“How Can You Be in Two Places at Once When You’re Not Anywhere at All” – Firesign Theatre and Mary Ellen Bute

MARY ELLEN BUTE, born Nov. 21, 1906, produced trailblazing films of light and music which might be called avant-guard. FIRESIGN THEATER produced comedy albums made popular during the 60s and 70s. John celebrates the innovative filmmaker with a psychedelic 60s playlist spiced with Firesign Theater clips on Crosscurrents, Monday Nov. 21st at 8:00 AM. Listen live at www.KRNN.org, 102.7fm, or 103.1fm.

By fusing the high-concept comic vision of Stan Freberg with the expansive studio experimentation of the Beatles, the Firesign Theatre singlehandedly dragged the comedy album into the psychedelic era. Creating densely layered montages of improvisational routines, overheard dialogue, media manipulation, commercial parodies, and sound effects, the four-man troupe devised a hallucinatory brand of surrealist comic performance and Joycean satire laced with puns, metaphors, and obscure literary allusions that redefined the very concept of recorded comedy

Formed in Los Angeles, California, USA in 1966, this satirical comedy troupe comprises Philip Proctor, Peter Bergman, David Ossman and Philip Austin. The quartet’s work drew on a multitude of disparate sources, encompassing 30s radio serials, W.C. Fields, Lord Buckley, the Marx Brothers and contemporary politics. Their surreal humour found favour with the late 60s’ ‘underground’ audience, but despite punning wordplay and sharp wit, many cultural references were too obtuse for widespread appeal. Produced by Gary Usher, they were used to provide the spectacular gunshot effects on ‘Draft Morning’ on the Byrds’ The Notorious Byrd Brothers. They subsequently completed the film script for Zacharia (1970), ‘the first electric Western’, but the final draft bore little relation to their original intention. A series of adventurous albums, including How Can You Be In Two Places At Once When You’re Not Anywhere At All?, Don’t Crush That Dwarf, Hand Me The Pliers and I Think We’re All Bozos On This Bus are among the quartet’s most popular collections, while Dear Friends included several highlights from their radio shows.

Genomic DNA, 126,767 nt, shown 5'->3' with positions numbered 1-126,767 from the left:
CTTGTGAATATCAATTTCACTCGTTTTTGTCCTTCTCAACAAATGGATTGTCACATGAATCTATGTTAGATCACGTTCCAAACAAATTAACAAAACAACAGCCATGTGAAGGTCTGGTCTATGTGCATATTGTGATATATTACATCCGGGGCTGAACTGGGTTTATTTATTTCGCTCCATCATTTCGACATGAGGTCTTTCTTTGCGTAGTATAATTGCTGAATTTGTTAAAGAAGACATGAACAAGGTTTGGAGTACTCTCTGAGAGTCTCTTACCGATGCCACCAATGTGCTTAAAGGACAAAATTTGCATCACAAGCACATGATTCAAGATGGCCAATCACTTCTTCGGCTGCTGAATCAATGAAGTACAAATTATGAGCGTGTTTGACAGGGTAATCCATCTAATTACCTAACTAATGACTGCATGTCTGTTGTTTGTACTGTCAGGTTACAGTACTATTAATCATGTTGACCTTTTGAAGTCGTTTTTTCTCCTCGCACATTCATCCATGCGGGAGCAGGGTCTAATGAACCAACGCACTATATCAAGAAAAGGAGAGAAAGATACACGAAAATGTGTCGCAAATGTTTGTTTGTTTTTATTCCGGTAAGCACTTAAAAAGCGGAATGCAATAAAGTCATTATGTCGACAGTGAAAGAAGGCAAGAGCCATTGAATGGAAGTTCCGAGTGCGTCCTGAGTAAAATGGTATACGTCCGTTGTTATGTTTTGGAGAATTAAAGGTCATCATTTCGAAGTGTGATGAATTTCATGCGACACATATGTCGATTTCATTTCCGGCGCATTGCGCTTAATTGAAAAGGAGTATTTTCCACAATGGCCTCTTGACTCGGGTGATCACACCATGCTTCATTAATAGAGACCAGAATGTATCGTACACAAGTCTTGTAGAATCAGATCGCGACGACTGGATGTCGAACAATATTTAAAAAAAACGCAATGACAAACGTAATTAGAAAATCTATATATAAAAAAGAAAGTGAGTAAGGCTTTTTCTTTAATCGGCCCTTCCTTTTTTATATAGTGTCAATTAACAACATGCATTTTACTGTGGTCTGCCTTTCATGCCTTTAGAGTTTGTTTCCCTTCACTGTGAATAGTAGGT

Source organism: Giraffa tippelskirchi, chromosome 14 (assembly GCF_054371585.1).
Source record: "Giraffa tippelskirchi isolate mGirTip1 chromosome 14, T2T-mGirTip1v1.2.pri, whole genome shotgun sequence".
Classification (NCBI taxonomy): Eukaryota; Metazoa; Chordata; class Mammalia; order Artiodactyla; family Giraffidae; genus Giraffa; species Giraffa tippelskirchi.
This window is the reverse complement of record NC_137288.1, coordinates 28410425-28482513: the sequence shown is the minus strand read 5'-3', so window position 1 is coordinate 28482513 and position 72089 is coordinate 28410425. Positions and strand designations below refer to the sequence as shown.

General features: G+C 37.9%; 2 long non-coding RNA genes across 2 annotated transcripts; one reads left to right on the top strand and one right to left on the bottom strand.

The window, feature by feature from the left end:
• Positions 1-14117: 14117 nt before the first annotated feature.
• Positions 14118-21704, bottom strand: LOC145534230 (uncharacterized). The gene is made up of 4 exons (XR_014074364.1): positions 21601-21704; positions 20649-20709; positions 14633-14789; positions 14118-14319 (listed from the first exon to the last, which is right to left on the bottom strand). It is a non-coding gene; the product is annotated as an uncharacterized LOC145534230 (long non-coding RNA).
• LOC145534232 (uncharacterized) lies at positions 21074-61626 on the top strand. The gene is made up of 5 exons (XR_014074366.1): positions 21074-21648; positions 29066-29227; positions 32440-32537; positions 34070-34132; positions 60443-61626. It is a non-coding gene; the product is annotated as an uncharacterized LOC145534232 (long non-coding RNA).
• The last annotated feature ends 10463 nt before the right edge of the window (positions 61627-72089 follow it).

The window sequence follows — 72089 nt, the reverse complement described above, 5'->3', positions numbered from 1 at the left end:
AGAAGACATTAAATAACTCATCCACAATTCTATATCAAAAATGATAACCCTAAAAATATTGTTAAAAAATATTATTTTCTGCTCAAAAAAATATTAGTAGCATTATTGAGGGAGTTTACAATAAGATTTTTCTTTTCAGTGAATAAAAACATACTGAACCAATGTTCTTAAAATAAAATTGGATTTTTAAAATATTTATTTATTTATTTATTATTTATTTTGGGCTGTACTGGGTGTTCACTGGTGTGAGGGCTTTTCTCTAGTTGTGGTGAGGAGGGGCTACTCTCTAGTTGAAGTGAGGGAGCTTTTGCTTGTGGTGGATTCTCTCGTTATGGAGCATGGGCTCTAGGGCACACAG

The Firesign Theatre (also known as The Firesigns) was an American surreal comedy group who first performed live on November 17, 1966 on the Los Angeles radio program Radio Free Oz, first on station KPFK FM, then on KRLA 1110 AM, then on KMET FM through February 1969. They produced fourteen record albums and a 45 rpm single under contract to Columbia Records from 1968 through 1976, and had three nationally syndicated radio programs: The Firesign Theatre Radio Hour Hour in 1970 on KPPC-FM; and Dear Friends (1970–1971) and Let’s Eat! (1971-1972) on KPFK. They also appeared in front of live audiences, and continued to write, perform, and record on other labels through 2012, occasionally taking sabbaticals during which they wrote or performed solo or in smaller groups.

SOURCE: Allmusic.com; Oldies.com; Firesign.com

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